Comments on: Harper High School, and finding solutions to complex problems Ethan Zuckerman’s online home, since 2003 Thu, 31 May 2018 07:56:57 +0000 hourly 1 By: Sevesteen Tue, 19 Mar 2013 13:49:10 +0000 I don’t know if it was “Giant Pool of Money”, but I’ve listened to a very good TAL on the financial crisis. However, the conclusion that I came to was very different–I remember a series of “this regulation was enacted, so this loophole was used”, where the biggest and least ethical firms were able to take advantage of the very regulations intended to control them.

What I’m hearing from this post is in part “Chicago has a violence problem, so to help reduce violence, places without a violence problem need to be more like Chicago”. Prohibition of alcohol was disastrous, a mistake we are still paying for. Prohibition of drugs is similarly bad–I would suggest that drug prohibition is a very major factor in Chicago’s culture of violence, and that legalized drugs would at least limit the majority of the problem to voluntary participants.
But gun laws affect the law abiding far more than they affect the lawless. There can be logical argument about the weight of defensive vs criminal use of guns, but making legal ownership more difficult will by its nature affect the positive, defensive use far faster than it will affect criminal misuse. I don’t believe it is possible within the limits of the second amendment to reduce legal gun ownership enough to significantly reduce illegal misuse–and ignoring or weakening the constitution is a bigger danger overall than isolated gun violence.

By: Geoffrey Gevalt Mon, 18 Mar 2013 17:05:02 +0000 Ethan,
Thanks for this post. I, too, was moved by this piece and have listened to it twice. I might disagree with you a bit on whether donating money is thin or thick because I think the principal of Harper makes a case that MONEY will help THEM continue pro-active action within the school. So from my perch in Vermont, it is the thickest engagement I can make short of a)sharing the story with friends and youth, b)driving out to Chicago and volunteering.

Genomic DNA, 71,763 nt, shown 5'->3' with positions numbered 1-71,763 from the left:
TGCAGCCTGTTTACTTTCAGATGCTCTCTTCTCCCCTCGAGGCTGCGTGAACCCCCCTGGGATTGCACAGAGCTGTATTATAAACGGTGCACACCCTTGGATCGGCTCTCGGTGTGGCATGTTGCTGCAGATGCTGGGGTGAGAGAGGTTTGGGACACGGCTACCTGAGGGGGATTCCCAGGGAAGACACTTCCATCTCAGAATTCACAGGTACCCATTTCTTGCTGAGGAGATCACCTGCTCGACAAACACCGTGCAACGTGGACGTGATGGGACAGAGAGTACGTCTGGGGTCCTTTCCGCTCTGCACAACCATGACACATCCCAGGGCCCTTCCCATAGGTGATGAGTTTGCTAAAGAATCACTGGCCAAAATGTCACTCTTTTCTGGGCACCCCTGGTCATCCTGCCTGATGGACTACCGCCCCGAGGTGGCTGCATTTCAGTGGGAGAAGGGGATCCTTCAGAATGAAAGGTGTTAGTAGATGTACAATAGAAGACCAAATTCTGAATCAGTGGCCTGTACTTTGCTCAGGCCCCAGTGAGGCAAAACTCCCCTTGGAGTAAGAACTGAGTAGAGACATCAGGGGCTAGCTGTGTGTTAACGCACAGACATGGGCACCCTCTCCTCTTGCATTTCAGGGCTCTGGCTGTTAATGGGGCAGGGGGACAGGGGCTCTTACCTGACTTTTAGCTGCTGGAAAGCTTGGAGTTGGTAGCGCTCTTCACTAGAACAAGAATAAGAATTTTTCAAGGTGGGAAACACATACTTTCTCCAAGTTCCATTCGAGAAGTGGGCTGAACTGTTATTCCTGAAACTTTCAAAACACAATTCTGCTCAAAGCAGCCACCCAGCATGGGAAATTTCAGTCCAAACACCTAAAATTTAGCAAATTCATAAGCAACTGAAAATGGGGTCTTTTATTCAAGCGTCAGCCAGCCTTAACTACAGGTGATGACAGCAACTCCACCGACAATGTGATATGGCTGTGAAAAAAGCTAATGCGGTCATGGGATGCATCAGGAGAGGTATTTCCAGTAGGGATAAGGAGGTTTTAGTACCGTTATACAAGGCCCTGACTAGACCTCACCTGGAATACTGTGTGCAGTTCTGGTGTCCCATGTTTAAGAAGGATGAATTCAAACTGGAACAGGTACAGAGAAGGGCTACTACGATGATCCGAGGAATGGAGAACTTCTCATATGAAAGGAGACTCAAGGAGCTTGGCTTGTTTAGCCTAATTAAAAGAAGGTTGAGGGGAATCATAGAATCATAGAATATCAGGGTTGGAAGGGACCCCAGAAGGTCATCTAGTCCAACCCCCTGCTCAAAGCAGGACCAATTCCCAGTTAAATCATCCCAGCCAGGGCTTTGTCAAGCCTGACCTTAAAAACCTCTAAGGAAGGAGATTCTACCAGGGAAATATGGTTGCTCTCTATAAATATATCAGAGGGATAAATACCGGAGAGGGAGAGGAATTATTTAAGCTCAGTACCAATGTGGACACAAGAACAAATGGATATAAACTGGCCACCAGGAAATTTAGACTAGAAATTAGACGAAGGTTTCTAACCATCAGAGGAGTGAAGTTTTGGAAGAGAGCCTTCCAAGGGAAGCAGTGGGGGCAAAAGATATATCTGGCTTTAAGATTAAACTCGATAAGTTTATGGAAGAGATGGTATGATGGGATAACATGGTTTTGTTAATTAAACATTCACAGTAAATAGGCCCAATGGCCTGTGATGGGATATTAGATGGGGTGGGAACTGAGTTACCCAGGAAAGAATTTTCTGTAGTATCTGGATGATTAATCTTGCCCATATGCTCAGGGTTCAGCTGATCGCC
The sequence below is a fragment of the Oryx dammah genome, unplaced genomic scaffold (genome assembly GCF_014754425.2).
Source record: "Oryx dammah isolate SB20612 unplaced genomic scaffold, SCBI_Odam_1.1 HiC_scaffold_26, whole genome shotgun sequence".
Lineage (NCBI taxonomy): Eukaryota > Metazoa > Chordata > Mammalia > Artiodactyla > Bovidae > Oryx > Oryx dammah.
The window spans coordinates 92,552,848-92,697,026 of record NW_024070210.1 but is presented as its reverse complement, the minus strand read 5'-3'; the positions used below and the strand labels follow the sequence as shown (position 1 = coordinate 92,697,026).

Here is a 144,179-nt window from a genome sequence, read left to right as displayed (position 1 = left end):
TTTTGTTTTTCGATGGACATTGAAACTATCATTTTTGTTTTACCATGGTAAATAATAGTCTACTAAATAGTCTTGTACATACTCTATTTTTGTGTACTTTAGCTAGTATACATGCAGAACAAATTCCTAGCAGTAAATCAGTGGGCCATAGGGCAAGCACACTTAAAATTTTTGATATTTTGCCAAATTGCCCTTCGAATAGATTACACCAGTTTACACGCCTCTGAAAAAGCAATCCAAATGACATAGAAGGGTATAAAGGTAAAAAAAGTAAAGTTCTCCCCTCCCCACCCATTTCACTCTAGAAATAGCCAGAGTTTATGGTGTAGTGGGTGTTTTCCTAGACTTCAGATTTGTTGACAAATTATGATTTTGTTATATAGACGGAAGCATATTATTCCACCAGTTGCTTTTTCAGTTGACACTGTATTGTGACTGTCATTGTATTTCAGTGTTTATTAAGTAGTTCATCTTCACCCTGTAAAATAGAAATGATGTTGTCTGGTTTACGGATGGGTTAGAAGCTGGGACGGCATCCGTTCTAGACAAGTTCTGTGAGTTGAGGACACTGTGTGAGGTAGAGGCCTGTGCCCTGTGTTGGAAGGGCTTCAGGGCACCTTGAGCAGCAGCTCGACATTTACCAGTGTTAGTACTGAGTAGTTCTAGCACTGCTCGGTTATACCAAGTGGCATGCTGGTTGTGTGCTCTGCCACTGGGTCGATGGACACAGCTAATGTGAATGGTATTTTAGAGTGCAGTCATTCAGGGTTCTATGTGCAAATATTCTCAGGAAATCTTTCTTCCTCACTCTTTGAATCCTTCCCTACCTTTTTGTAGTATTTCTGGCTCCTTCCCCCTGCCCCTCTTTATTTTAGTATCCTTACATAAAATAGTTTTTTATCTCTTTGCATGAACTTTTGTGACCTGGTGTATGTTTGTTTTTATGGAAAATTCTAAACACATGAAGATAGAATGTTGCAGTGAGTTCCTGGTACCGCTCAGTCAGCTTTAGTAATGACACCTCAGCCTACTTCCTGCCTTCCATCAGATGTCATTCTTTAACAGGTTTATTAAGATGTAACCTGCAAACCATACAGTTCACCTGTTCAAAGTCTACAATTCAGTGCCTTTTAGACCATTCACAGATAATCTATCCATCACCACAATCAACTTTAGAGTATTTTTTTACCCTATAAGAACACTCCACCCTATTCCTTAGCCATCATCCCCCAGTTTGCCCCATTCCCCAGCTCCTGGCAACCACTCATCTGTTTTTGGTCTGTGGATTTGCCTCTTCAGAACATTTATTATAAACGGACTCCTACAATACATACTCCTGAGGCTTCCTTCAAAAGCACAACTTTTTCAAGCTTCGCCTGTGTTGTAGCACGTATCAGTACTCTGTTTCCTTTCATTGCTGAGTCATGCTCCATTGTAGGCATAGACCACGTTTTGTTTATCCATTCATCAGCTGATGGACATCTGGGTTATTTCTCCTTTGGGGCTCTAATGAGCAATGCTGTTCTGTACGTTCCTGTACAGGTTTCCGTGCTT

As a former journalist of some 33 years, I would paint a grimmer view on whether this time of journalism is or can be prevalent. Sadly, I don’t think it can. In the last 15 years, the number of journalists working in America has declined by half; many more newspapers (and other media outlets) have been absorbed into corporate ownership; corporate owners are proportionally more concerned about profits and stock price and really have booted the opportunity to use social media and the Web in general to leverage their franchise of news and community expertise. So major ‘investigative’ pieces — translation: stories that take months rather than hours to produce — are far more rare.
At DML2013 had a fascinating discussion with some of the Detroit First folks about a)applying pressure on existing media and b)helping youth figure out what new media will take the place of traditional news sources which, whatever one says, had a room filled with professional journalists passionate about their craft who were paid money to do so. I think it is the youth that must decide the next iteration of the American newspaper. And it will be very different.
Which I guess speaks to my c) in thick engagement: Can folks like me — decent, experienced journalists — be mobilized to help youth tell their stories with journalistic power and effectiveness?
I would like to. And perhaps that is one idea that came out of the DML2013 conference for me and some others out in Detroit, Chicago, Nevada and Pittsburgh… If only there were more hours in the day.
Thanks for your speech, your work and this post.
Geoffrey Gevalt